Moderate wins Poland’s presidential elections

R.Sikorski B.Komorowski L.Kaczynski2009

Runoff presidential elections took place in Poland on Sunday, July 4. Bronislaw Komorowski, speaker of the Sejm (Parliament) and candidate of the right-center Civic Platform Party, beat Jaroslaw Kaczinski of the ultra right Law and Justice Party, former prime minister and identical twin brother of the late President Lech Kaczinski, who was killed along with his wife and others in an airplane crash near Smolensk, Russia on April 10 of this year. The vote was approximately 53 per cent for Komorowski and 47 per cent for Kaczinski.

The original election was programmed for September or October, but had to be sped up after the Smolensk accident, which also killed the candidate of the main center-left party, Jerszy Szmajidzinski of the Democratic Left Alliance. The Democratic Left Alliance then ran their party chairman, Grzegorz Napieralski, as their candidate in the first round of the rescheduled presidential elections. He got about 13 percent of the vote on a program of defending the interests of workers and the poor against neo-liberal policies, but only Komorowski and Jaroslav Kaczinski went to the runoffs.

The candidate most associated with Lech Walesa and the famous "Solidarity" union, Kornel Morawieczki of the "Fighting Solidarity" Party, got a little more than one tenth of one percent of the vote.

Komorowski is a relative of Count Tadeusz "Bor" Komorowski, the Polish World War II general who led the Warsaw Uprising in August to October of 1944. However, his major voting strength was in the more Northern and Western parts of the country, and among young people. In agrarian-traditional Southern and Eastern Poland, and especially in areas where the Roman Catholic Church has its strongest social and political base, Kaczinski did better.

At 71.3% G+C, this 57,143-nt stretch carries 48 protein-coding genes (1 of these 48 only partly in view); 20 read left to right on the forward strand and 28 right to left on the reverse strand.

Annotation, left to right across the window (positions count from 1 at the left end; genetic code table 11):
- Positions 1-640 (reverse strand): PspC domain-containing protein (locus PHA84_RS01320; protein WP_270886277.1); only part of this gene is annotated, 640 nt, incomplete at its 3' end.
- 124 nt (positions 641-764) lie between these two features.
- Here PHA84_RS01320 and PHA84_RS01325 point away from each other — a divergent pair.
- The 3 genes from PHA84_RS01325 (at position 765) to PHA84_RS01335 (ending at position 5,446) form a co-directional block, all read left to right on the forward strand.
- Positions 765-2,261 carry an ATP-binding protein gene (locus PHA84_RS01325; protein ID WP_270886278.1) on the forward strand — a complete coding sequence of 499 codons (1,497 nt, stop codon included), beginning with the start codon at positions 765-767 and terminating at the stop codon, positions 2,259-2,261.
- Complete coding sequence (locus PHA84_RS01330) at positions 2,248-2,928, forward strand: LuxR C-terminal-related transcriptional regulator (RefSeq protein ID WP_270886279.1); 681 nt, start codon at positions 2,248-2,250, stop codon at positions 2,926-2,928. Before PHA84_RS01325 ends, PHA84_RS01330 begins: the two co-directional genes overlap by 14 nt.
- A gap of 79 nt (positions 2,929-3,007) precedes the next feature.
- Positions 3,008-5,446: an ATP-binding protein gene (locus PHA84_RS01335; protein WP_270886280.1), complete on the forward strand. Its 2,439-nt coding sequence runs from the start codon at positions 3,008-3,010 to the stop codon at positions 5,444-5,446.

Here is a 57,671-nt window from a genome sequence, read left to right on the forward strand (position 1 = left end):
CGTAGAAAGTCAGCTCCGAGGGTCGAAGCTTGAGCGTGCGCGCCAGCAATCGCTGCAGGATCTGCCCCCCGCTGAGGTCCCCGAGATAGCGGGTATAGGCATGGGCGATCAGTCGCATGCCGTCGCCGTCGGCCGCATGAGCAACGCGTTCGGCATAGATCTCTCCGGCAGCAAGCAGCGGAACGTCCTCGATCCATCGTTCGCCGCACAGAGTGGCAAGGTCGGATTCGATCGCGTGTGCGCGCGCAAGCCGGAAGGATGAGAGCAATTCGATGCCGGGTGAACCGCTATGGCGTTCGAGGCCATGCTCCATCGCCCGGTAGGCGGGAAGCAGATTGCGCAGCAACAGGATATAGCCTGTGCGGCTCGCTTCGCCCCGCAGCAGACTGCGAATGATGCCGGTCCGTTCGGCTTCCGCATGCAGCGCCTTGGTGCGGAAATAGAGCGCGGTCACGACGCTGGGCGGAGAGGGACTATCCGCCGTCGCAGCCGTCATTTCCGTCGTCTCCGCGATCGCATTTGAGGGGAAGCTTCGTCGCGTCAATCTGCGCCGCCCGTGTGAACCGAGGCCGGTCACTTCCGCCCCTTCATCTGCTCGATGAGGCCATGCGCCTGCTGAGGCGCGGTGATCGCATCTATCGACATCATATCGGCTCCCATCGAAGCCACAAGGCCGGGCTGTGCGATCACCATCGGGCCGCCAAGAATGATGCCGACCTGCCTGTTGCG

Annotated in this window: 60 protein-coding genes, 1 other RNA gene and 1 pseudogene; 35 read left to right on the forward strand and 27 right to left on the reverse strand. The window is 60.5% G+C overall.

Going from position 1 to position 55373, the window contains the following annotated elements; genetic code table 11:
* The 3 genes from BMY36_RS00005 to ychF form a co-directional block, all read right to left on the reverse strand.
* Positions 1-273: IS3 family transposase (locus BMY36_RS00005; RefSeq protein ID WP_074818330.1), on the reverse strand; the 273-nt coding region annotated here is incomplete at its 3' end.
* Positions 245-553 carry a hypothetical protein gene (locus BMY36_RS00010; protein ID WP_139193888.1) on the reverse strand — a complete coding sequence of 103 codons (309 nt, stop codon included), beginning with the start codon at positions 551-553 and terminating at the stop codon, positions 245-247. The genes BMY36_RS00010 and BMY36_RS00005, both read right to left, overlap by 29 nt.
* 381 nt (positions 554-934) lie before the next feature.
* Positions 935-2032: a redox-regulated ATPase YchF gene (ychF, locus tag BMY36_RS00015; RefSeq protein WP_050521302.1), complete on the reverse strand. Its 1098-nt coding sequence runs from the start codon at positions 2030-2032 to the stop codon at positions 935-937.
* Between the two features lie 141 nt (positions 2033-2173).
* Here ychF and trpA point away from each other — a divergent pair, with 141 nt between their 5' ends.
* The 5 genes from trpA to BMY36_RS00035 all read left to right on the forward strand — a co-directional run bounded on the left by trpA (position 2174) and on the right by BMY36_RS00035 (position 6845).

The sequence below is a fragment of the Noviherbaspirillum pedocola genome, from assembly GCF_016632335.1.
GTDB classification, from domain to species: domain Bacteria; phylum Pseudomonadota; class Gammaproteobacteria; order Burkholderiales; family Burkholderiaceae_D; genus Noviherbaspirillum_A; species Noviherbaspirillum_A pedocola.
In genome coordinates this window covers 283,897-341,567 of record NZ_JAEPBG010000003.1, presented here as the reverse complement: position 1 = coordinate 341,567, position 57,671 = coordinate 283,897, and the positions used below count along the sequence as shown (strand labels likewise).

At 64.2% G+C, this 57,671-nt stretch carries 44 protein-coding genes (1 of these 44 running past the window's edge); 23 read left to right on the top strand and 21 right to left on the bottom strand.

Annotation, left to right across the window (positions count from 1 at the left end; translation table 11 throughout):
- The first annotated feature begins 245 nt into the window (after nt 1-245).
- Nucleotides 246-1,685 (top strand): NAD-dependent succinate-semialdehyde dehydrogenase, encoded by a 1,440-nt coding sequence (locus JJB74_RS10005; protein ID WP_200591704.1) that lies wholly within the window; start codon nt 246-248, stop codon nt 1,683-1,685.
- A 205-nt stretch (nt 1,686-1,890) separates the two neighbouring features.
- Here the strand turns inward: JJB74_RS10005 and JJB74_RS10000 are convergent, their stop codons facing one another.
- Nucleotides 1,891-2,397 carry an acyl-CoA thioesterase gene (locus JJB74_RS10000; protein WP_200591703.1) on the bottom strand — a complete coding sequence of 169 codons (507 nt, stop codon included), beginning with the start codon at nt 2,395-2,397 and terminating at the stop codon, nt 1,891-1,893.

It is not expected that Komorowski's victory will lead Poland away from right-wing, neoliberal policies. It may increase cooperation between the offices of the president and the prime minister. The latter, Donald Tusk, now can work with a colleague of his own Civic Platform.

Possibly, the strident ideological rightism and highly politicized religiosity of the period of ascendency two Kaczynski brothers might now be muted.

What is not yet clear is what will happen to the "communism" issue. On June 8, a law came into force that criminalizes the use of communist symbols, on the same basis on which in Poland and other European states the use of Nazi symbols is criminalized. Thus a person who appears in public wearing a Che Guevara T-shirt could now be sentenced to up to two years in jail, on the theory that Che is the same as Hitler. The late President Lech Kaczinski had supported and signed this law, claiming that communists had killed "dozens of billions" of people, even though the population of the world is only 6.7 billions at present.  

Communists and other leftists around the world have been protesting this policy, which mirrors similar ones introduced in Moldova, the Czech Republic and other places.

Photo:  In this March 2009 photo stand Poland's Foreign Minister Radosław Sikorski, left, now-President Bronisław Komorowski, center, and Lech Kaczyński, who died in an airplane crash near Smolensk, Russia. (CC)

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  • On Sean Mulligan's inquiry about Moldova: Although the Moldovan Communist Party has the biggest representation of any one part in the Moldovan parliament, it lost its majority in a snap election on June 29 2009. The opposition then put together a government, which rules the country now. The proposals to suppress communists in Moldova came in the context of the very real possibility that at some point the CP could pick up enough seats to get into power again.

    Posted by Emile Schepers, 07/11/2010 3:00pm (4 years ago)

  • I thought the Communists, were in power in Moldova?

    Posted by Sean Mulligan, 07/07/2010 9:06pm (4 years ago)

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